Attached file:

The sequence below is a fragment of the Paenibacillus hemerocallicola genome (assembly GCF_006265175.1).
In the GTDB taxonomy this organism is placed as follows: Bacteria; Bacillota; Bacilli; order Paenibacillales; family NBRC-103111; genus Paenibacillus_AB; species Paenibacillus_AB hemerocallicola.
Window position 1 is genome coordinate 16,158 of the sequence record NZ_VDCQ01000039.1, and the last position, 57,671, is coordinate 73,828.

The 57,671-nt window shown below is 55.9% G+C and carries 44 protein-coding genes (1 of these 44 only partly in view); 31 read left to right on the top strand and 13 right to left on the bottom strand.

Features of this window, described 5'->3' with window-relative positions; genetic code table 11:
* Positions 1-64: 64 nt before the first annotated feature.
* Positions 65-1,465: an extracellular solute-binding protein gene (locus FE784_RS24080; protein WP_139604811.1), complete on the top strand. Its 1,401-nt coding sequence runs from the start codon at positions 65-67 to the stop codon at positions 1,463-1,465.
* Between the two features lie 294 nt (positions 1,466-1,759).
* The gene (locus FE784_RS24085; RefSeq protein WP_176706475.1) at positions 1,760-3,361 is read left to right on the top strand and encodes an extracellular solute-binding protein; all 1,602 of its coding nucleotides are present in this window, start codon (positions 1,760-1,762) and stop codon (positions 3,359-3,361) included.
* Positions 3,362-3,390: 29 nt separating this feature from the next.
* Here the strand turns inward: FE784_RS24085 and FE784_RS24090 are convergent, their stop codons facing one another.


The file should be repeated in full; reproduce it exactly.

The sequence below is a fragment of the Paenibacillus hemerocallicola genome (assembly GCF_006265175.1).
In the GTDB taxonomy this organism is placed as follows: Bacteria; Bacillota; Bacilli; order Paenibacillales; family NBRC-103111; genus Paenibacillus_AB; species Paenibacillus_AB hemerocallicola.
Window position 1 is genome coordinate 16,158 of the sequence record NZ_VDCQ01000039.1, and the last position, 57,671, is coordinate 73,828.

The 57,671-nt window shown below is 55.9% G+C and carries 44 protein-coding genes (1 of these 44 only partly in view); 31 read left to right on the top strand and 13 right to left on the bottom strand.

Features of this window, described 5'->3' with window-relative positions; genetic code table 11:
* Positions 1-64: 64 nt before the first annotated feature.
* Positions 65-1,465: an extracellular solute-binding protein gene (locus FE784_RS24080; protein WP_139604811.1), complete on the top strand. Its 1,401-nt coding sequence runs from the start codon at positions 65-67 to the stop codon at positions 1,463-1,465.
* Between the two features lie 294 nt (positions 1,466-1,759).
* The gene (locus FE784_RS24085; RefSeq protein WP_176706475.1) at positions 1,760-3,361 is read left to right on the top strand and encodes an extracellular solute-binding protein; all 1,602 of its coding nucleotides are present in this window, start codon (positions 1,760-1,762) and stop codon (positions 3,359-3,361) included.
* Positions 3,362-3,390: 29 nt separating this feature from the next.
* Here the strand turns inward: FE784_RS24085 and FE784_RS24090 are convergent, their stop codons facing one another.